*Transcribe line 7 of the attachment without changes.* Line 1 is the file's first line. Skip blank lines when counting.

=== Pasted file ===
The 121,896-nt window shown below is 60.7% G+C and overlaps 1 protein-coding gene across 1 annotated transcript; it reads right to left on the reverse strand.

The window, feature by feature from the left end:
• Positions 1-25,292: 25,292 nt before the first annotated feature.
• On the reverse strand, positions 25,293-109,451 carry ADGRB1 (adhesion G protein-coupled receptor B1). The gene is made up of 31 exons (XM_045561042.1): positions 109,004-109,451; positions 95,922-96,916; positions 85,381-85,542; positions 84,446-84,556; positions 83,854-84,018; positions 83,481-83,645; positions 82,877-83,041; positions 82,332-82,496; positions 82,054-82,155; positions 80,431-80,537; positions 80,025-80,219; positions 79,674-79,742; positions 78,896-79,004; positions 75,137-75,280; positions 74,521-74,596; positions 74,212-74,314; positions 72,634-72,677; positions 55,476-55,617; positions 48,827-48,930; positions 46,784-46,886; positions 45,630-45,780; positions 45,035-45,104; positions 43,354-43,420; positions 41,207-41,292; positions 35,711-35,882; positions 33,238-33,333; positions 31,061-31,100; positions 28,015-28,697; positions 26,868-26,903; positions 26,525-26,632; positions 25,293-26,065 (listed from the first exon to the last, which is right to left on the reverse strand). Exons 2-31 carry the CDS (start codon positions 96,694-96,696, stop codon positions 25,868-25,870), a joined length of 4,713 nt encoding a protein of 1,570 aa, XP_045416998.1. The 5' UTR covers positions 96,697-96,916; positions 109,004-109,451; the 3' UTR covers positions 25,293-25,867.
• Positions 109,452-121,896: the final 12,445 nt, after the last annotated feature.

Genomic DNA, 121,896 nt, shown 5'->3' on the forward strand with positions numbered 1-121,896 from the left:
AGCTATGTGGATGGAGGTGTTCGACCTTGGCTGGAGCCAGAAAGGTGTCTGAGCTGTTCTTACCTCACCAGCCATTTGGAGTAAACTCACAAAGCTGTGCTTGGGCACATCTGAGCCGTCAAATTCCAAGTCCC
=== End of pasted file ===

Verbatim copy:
AGCTATGTGGATGGAGGTGTTCGACCTTGGCTGGAGCCAGAAAGGTGTCTGAGCTGTTCTTACCTCACCAGCCATTTGGAGTAAACTCACAAAGCTGTGCTTGGGCACATCTGAGCCGTCAAATTCCAAGTCCC